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Discussion Starter · #1 ·
NRL offers little cheer for women
Email Print Normal font Large font May 28, 2006

Rugby league is a long way from a women-friendly spectator sport, writes Samantha Lane


NSW fans "welcome" a cheerleader to Telstra Stadium last week.
Photo: Glen McCurtayne



WORD is that the National Rugby League is looking to officially recognise the contribution of women to its game, AFL-style. But before the NRL considers bells, whistles and pink ribbons, it would do well to start with some analysis of match-day happenings, where there is a change screaming out to be made.

It's a change that might not please every spectator, but one that would go miles to creating a more inclusive environment for women.

As an uninitiated spectator at last Wednesday's state-of-origin match, I didn't expect to leave Sydney's Telstra Stadium with an expert understanding of the subtleties of a foreign code. Nor did I expect such an in-your-face experience that demonstrated, in the starkest of ways, the great contrast in AFL and NRL crowd culture.

An initial observation was a welcome, if not coincidental, one, noted in the ladies' toilets pre-match. There were no queues. Outside, it was also difficult to spot the women, particularly the 20-somethings, which might go some way to explaining the leering attention directed at my companion as we walked to our seats.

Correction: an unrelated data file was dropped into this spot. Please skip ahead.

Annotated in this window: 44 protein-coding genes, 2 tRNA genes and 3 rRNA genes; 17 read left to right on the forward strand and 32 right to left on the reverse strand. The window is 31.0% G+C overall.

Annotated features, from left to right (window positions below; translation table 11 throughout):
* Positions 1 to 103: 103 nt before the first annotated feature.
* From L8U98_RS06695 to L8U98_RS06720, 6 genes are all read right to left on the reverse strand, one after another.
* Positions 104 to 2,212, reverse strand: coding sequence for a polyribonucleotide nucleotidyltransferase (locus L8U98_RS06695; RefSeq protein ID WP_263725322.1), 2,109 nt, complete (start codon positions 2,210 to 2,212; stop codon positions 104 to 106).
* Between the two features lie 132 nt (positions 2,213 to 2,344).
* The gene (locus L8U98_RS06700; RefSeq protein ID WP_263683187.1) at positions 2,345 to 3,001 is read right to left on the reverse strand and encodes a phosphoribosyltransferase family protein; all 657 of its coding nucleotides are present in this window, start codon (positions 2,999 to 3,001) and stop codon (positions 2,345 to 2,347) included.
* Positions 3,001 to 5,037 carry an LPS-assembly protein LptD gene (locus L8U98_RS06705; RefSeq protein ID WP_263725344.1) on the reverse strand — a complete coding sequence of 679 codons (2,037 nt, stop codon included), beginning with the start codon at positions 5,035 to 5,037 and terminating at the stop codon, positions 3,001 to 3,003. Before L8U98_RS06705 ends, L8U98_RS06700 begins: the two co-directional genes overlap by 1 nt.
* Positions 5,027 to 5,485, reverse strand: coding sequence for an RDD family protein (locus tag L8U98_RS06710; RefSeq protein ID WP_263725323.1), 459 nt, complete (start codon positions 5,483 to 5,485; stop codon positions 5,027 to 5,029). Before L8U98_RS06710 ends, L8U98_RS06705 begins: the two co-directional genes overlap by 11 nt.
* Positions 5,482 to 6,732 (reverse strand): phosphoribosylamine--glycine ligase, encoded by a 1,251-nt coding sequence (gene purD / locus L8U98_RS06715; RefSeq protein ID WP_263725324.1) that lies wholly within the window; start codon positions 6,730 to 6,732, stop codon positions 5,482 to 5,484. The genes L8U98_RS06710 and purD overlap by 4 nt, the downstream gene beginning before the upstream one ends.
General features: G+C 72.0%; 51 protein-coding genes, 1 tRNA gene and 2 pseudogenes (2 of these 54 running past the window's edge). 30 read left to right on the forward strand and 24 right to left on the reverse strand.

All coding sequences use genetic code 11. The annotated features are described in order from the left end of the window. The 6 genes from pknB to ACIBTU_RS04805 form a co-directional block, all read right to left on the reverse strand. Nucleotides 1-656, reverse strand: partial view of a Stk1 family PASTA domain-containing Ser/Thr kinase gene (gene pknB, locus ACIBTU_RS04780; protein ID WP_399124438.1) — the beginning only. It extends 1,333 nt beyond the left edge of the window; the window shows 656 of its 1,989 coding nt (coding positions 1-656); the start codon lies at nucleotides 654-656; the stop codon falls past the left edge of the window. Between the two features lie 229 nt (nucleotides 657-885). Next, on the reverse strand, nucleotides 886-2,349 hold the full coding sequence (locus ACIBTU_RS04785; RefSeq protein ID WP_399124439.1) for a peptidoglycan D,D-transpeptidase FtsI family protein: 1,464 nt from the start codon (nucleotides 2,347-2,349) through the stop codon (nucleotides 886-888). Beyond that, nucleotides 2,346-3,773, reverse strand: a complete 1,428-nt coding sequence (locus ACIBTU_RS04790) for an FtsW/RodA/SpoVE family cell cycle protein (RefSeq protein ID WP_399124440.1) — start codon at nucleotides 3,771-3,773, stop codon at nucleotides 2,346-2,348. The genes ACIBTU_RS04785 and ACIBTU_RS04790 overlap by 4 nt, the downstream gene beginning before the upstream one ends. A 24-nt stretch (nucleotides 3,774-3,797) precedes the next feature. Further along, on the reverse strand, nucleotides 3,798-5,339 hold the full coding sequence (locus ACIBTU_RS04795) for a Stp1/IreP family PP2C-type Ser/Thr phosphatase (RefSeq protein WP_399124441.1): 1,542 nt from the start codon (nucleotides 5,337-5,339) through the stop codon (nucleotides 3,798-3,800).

The pre-match entertainment was standard modern-day sporting event fare — fireworks, throbbing nightclub music and an anthem rendition — until the cheerleaders filed out. A dozen or so women, sparkling pompoms in hands and clad in lycra hotpants, bikini tops and knee-high boots, began a routine of body rolls, general bumping and grinding and booty shaking. This was not a demonstration in contortionism, acrobatics or even wonderful flexibility. It was showgirl dancing.